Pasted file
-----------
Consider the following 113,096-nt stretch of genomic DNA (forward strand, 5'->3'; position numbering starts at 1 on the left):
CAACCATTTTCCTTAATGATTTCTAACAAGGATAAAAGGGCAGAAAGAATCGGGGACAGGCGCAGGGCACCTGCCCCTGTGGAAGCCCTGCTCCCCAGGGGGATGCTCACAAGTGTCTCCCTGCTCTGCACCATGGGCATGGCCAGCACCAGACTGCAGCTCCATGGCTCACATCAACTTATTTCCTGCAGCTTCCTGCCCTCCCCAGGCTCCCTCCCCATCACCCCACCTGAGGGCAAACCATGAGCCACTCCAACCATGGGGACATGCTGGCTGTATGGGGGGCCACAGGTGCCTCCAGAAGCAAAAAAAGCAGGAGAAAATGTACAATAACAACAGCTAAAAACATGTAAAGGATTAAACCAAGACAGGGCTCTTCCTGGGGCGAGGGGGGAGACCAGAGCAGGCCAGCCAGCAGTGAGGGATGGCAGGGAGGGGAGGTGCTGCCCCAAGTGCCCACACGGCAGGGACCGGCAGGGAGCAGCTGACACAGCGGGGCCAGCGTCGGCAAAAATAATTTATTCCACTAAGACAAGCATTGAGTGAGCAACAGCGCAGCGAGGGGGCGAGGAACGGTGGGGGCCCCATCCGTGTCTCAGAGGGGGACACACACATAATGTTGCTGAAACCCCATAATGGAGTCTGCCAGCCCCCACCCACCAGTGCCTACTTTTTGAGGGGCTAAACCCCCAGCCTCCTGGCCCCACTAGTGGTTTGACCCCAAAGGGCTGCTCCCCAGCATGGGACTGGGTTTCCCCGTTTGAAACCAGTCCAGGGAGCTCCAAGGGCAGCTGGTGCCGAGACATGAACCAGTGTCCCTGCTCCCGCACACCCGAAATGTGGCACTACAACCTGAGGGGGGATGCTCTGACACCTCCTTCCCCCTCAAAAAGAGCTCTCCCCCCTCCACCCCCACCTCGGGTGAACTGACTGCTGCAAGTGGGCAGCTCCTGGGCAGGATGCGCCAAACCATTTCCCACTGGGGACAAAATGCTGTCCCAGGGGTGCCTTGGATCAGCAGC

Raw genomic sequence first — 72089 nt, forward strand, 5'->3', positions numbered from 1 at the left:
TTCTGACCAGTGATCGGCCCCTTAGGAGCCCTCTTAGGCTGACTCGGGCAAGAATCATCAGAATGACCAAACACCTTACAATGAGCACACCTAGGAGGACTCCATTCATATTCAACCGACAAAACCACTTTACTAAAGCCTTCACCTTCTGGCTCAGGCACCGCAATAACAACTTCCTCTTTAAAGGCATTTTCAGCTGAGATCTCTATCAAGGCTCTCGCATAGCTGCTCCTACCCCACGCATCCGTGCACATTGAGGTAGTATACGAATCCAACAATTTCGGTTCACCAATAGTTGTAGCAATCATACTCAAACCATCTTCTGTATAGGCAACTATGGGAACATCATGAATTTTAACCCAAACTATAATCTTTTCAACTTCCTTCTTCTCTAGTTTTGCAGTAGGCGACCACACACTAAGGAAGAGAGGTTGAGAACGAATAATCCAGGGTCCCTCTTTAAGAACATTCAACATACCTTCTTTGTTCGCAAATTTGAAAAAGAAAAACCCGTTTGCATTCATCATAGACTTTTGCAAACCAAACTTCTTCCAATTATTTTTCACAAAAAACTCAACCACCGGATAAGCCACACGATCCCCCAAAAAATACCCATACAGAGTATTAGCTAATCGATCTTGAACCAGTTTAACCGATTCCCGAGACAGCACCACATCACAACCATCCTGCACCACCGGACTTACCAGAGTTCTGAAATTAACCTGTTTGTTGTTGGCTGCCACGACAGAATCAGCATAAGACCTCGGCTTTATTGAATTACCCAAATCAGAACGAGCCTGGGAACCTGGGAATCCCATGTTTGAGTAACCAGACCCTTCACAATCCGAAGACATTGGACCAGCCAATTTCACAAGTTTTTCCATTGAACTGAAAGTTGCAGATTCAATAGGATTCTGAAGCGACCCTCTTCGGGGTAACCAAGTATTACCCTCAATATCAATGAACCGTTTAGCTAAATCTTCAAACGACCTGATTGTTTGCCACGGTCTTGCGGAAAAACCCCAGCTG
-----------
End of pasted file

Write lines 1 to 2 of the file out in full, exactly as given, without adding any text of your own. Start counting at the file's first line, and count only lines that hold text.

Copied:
Consider the following 113,096-nt stretch of genomic DNA (forward strand, 5'->3'; position numbering starts at 1 on the left):
CAACCATTTTCCTTAATGATTTCTAACAAGGATAAAAGGGCAGAAAGAATCGGGGACAGGCGCAGGGCACCTGCCCCTGTGGAAGCCCTGCTCCCCAGGGGGATGCTCACAAGTGTCTCCCTGCTCTGCACCATGGGCATGGCCAGCACCAGACTGCAGCTCCATGGCTCACATCAACTTATTTCCTGCAGCTTCCTGCCCTCCCCAGGCTCCCTCCCCATCACCCCACCTGAGGGCAAACCATGAGCCACTCCAACCATGGGGACATGCTGGCTGTATGGGGGGCCACAGGTGCCTCCAGAAGCAAAAAAAGCAGGAGAAAATGTACAATAACAACAGCTAAAAACATGTAAAGGATTAAACCAAGACAGGGCTCTTCCTGGGGCGAGGGGGGAGACCAGAGCAGGCCAGCCAGCAGTGAGGGATGGCAGGGAGGGGAGGTGCTGCCCCAAGTGCCCACACGGCAGGGACCGGCAGGGAGCAGCTGACACAGCGGGGCCAGCGTCGGCAAAAATAATTTATTCCACTAAGACAAGCATTGAGTGAGCAACAGCGCAGCGAGGGGGCGAGGAACGGTGGGGGCCCCATCCGTGTCTCAGAGGGGGACACACACATAATGTTGCTGAAACCCCATAATGGAGTCTGCCAGCCCCCACCCACCAGTGCCTACTTTTTGAGGGGCTAAACCCCCAGCCTCCTGGCCCCACTAGTGGTTTGACCCCAAAGGGCTGCTCCCCAGCATGGGACTGGGTTTCCCCGTTTGAAACCAGTCCAGGGAGCTCCAAGGGCAGCTGGTGCCGAGACATGAACCAGTGTCCCTGCTCCCGCACACCCGAAATGTGGCACTACAACCTGAGGGGGGATGCTCTGACACCTCCTTCCCCCTCAAAAAGAGCTCTCCCCCCTCCACCCCCACCTCGGGTGAACTGACTGCTGCAAGTGGGCAGCTCCTGGGCAGGATGCGCCAAACCATTTCCCACTGGGGACAAAATGCTGTCCCAGGGGTGCCTTGGATCAGCAGC